Known for such classic musicals as “South Pacific” and “The Sound of Music,” Rodgers and Hammerstein also created a musical especially for television: “Cinderella,” which aired on March 31, 1957. It starred Julie Andrews and was watched by more than 100 million viewers.
“Cinderella” had subsequent TV productions in 1965 (with Lesley Ann Warren in the lead role) and 1997 (starring Brandy).
Now, nearly six decades since the show was first aired, the new 2013 Broadway production of “Cinderella” comes to Segerstrom Center April 19 – May 1.
In an interview with Rodgers + Hammerstein President Ted Chapin, he noted that while the show has been on television, the 2013 Broadway production was the show’s first time on the Great White Way. That debut came about courtesy of producer Robyn Goodman, who reasoned that if they could present the show in a way that makes sense for modern audiences, what Rodgers and Hammerstein contribute is something that is rarely heard these days.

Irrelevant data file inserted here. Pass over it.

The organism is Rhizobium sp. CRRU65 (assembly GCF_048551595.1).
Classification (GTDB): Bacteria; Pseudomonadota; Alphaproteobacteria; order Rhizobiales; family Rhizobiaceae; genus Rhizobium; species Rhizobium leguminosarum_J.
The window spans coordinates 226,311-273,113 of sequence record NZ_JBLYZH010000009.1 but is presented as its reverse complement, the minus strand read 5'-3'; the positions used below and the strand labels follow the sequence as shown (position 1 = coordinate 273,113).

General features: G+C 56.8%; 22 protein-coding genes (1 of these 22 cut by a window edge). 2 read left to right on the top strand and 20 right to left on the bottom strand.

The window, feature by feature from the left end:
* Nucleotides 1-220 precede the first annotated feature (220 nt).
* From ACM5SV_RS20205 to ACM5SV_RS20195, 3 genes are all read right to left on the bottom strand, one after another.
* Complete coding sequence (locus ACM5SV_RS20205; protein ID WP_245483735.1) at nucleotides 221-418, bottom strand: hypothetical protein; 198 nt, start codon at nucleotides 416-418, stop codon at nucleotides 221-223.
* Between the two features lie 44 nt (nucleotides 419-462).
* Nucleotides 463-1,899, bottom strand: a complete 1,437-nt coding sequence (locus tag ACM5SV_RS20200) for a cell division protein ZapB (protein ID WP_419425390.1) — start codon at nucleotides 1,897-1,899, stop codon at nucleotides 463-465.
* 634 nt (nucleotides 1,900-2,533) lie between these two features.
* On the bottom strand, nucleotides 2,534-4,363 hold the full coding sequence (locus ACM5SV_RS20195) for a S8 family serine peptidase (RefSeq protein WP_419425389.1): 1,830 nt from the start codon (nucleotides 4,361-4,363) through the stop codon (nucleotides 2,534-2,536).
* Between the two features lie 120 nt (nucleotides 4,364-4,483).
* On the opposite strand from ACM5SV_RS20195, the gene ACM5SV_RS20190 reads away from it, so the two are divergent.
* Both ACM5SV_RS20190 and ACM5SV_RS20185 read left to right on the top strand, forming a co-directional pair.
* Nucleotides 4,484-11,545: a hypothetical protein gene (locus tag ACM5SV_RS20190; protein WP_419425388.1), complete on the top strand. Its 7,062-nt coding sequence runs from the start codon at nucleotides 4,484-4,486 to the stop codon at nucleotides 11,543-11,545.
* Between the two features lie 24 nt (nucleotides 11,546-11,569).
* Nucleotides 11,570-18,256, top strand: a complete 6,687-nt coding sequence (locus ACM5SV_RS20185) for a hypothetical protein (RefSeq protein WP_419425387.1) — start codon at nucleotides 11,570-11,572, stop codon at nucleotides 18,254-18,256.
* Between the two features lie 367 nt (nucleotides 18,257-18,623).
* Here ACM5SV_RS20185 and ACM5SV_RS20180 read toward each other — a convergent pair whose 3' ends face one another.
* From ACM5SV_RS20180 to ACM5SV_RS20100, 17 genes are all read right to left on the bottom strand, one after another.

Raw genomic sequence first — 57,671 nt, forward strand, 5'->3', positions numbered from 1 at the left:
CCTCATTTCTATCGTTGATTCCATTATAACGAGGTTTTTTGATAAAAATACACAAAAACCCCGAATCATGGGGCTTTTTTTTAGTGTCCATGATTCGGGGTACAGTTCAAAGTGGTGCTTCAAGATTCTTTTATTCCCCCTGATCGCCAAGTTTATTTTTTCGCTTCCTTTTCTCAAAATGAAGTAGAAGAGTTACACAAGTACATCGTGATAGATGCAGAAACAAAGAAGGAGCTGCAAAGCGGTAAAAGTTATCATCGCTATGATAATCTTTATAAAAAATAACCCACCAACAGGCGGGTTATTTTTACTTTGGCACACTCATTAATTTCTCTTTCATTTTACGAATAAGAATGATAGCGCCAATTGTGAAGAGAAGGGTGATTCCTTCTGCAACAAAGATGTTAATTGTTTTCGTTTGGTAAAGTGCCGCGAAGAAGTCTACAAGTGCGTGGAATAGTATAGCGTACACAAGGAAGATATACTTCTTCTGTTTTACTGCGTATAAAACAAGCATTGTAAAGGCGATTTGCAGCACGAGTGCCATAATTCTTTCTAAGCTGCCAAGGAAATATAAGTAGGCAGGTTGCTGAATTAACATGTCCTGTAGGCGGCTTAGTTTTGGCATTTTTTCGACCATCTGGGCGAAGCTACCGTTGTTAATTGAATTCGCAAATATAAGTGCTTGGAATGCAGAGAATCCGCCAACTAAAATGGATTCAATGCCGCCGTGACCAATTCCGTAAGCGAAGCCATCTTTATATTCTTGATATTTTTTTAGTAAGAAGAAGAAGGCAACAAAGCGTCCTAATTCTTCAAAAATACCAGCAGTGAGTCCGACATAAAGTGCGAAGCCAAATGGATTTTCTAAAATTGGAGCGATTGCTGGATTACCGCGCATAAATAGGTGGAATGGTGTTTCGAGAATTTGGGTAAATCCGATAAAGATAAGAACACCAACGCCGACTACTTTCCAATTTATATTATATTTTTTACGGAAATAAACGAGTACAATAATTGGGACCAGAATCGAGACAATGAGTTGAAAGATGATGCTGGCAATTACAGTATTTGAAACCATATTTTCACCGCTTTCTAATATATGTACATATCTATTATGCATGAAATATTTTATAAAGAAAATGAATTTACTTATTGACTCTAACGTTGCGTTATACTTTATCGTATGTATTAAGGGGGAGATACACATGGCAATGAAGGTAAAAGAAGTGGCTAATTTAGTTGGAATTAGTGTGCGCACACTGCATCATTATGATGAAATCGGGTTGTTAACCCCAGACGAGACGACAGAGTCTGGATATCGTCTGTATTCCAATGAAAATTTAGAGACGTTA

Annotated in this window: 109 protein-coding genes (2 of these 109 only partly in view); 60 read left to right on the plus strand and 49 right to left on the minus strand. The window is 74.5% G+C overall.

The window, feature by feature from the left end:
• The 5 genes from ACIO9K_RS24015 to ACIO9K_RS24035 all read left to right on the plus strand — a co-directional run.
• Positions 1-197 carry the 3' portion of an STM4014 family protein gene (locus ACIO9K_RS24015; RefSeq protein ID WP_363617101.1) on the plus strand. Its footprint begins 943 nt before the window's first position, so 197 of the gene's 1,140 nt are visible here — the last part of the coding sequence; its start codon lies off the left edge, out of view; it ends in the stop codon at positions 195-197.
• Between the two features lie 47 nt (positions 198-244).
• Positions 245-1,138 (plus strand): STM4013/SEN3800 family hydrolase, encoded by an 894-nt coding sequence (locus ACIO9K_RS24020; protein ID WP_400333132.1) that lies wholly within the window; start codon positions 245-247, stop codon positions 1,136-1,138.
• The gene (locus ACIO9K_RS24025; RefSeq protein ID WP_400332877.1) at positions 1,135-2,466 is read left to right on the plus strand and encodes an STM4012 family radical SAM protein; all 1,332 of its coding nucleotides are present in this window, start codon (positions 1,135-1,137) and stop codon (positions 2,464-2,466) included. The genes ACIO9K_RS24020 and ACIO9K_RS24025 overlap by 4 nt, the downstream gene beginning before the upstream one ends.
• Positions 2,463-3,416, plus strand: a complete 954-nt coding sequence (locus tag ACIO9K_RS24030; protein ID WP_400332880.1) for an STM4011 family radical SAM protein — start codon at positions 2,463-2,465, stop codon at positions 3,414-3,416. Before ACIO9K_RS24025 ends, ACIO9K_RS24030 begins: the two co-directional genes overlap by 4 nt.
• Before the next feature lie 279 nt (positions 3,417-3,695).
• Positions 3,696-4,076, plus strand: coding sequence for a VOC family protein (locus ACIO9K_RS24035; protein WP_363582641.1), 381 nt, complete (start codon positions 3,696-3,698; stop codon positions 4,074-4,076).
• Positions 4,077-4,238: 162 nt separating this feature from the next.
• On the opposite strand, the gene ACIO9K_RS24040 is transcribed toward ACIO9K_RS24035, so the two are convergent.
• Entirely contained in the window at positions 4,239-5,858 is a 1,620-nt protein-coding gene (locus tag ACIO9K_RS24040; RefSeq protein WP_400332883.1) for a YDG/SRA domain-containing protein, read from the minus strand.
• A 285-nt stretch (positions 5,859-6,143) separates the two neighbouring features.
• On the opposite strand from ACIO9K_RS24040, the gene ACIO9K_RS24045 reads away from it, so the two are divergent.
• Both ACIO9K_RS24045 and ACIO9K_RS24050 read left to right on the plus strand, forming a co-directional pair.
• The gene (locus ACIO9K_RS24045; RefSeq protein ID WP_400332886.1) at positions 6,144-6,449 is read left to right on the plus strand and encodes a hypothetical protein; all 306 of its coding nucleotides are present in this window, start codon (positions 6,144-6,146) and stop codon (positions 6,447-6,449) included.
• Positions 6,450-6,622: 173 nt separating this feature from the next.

“It’s a style of singing, a style of emotion that audiences are still in favor of – I wouldn’t have a job if they weren’t – but it’s not necessarily the norm on Broadway these days,” said Chapin.
Not the norm has proven to be a big hit. “Cinderella” ran for two years on Broadway (2013-2015) and is now touring the country.
According to press material, “Cinderella” combines the story’s classic elements (glass slippers, pumpkin and a beautiful ball) along with some surprising twists. More than just a pretty face with the right shoe size, this Cinderella is a contemporary figure living in a fairytale setting. She is a spirited young woman who doesn’t let her rags or her gowns trip her up in her quest for kindness, compassion and forgiveness. She longs to escape the drudgery of her work at home and instead work to make the world a better place. She not only fights for her own dreams, but forces the prince to open his eyes to the world around him and realize his dreams too.
“Cinderella” has music by Richard Rodgers, lyrics by Oscar Hammerstein II, a new book by Douglas Carter Beane, and original book by Oscar Hammerstein II.
The score includes “In My Own Little Corner,” “Impossible/It’s Possible,” “Ten Minutes Ago” and “Do I Love You Because You’re Beautiful?”
For more information, visit scfta.org or call (714) 556-2787.